Frontline Initiative: Direct Support Professionals Supporting People's Employment
Leveling the Playing Field Towards Greater Independence
Cassandra and her son Cody
My son Cody didn’t say a word for the first five years of his life. Intelligent and responsive, he was just nonspeaking. When he was diagnosed with Asperger’s Syndrome* at two years old, the word autism wasn’t in my vocabulary.
That was 32 years ago, and we’ve come a long way since then. We’ve lived in Queens, New York, where Cody, his fraternal twin brother, and their older sister were born. We then moved to Emmaus, in Pennsylvania’s Lehigh Valley, where we lived for 25 years. Most recently, we moved to York, Pennsylvania, where, in 2015, we relocated for my job as a financial advisor for a national brokerage firm.
All along, from his initial diagnosis of Asperger’s, I have been a big advocate for my son’s education and supports, like any mother would be.
For Cody’s early to high school education in the Lehigh Valley, I worked with the East Penn School District to create a program where kids weren’t just put in special needs classrooms, but instead were mainstreamed with a system in place to support them. I then worked with other parents whose kids were on the autism spectrum. At that time, Autism Speaks was still in its infancy, so we petitioned the school district’s superintendent to hire a special needs homeroom teacher who would help the kids transition from junior high to high school. We were successful in establishing supports that weren’t offered at the time.
I consider myself lucky for having the opportunity to advocate and access supports that have helped Cody thrive and pursue his independence, which today he is finding through the first meaningful job he’s ever had at American Products, Inc., in York.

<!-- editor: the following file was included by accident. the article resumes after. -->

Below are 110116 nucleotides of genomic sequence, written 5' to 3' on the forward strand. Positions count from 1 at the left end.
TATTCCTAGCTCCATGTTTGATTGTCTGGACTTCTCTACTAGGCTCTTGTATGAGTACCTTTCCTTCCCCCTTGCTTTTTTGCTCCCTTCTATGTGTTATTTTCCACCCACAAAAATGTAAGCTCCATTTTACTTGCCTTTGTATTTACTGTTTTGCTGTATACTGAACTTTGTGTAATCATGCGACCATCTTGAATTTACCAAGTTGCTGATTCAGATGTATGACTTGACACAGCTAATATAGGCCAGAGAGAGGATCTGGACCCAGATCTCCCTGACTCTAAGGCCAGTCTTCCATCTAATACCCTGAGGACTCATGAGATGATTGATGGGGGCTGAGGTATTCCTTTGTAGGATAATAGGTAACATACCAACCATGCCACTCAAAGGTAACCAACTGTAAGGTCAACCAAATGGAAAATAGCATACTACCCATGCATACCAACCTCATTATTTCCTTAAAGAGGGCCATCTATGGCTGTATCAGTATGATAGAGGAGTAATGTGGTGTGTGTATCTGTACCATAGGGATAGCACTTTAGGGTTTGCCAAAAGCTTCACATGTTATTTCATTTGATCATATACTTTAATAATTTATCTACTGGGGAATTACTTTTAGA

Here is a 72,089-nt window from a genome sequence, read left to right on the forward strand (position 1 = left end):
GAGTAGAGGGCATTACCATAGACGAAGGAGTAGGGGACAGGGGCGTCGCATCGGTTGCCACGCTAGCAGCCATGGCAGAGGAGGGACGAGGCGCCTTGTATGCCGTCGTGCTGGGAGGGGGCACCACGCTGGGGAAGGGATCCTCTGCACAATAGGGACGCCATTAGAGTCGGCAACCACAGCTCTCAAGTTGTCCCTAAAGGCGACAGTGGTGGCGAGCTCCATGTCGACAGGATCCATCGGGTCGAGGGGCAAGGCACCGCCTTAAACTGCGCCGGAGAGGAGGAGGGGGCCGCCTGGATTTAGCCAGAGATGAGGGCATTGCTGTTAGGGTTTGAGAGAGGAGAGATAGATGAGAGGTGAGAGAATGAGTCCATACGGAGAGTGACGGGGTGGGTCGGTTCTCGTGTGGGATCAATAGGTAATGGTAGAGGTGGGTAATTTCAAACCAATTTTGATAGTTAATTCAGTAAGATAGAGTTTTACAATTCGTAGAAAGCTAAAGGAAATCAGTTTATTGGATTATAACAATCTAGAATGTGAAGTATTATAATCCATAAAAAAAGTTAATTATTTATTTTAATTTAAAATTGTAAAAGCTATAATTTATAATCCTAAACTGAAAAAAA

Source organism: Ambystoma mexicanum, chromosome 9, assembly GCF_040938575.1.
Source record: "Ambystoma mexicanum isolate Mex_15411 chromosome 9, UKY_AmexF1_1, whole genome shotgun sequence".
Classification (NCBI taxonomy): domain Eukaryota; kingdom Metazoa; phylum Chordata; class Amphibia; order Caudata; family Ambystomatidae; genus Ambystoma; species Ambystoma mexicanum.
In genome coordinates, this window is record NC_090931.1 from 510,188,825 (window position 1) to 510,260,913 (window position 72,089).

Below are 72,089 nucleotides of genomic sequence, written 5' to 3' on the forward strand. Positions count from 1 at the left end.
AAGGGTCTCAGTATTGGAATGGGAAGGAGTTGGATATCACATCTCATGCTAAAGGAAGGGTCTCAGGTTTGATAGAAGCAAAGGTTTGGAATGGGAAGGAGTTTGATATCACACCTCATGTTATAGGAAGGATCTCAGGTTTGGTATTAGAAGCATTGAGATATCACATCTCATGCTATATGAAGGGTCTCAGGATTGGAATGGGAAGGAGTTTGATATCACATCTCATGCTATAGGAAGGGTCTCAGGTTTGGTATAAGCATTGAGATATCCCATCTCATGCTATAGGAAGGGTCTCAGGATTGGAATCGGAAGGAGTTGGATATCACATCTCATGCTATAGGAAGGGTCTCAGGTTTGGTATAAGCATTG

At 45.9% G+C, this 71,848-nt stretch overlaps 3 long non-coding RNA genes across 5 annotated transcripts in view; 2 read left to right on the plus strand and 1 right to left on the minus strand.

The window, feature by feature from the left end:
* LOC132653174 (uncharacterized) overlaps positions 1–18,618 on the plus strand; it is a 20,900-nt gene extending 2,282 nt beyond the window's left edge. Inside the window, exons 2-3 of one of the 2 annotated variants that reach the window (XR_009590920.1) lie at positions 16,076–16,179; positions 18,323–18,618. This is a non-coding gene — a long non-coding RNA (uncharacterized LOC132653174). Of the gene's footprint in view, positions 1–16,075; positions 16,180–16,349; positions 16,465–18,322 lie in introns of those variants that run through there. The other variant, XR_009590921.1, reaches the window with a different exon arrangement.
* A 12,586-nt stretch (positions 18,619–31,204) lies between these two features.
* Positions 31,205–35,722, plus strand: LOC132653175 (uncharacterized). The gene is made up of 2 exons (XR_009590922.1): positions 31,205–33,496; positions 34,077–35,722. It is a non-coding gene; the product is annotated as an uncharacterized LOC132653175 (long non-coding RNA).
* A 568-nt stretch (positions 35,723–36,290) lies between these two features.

Cody gives a thumbs-up while on the job at American Products, Inc.
It took some negotiating with Cody to move to York. After graduating from Emmaus High School, he attended Lehigh Carbon Community College for three semesters. He developed a terrific support system over the years that included his church and faith-based community that were very important to him. He also had a network of friends whose parents were instrumental in creating an environment of supports for kids with Asperger’s. Additional supports came from the Center for Independent Living in the Lehigh Valley, through which he gained some work experience.
Cody’s first goal upon moving to York was to get his driver’s license. His first attempt was unsuccessful, but I was delighted when we found a driving instructor who knew how to help kids with Asperger’s. Being able to drive has given him confidence and a great sense of independence; he takes it very seriously and is an excellent driver. His second goal was getting a job.
I wasn’t sure at first if York had the supports in place that we had become used to, but through the Office of Vocational Rehabilitation (OVR), we were able to begin the process of finding Cody employment. To begin, he went through a discovery process to learn what his talents and skills were and the kinds of jobs he would be interested in doing. The first employment opportunity they connected him with, stocking groceries, didn’t work out.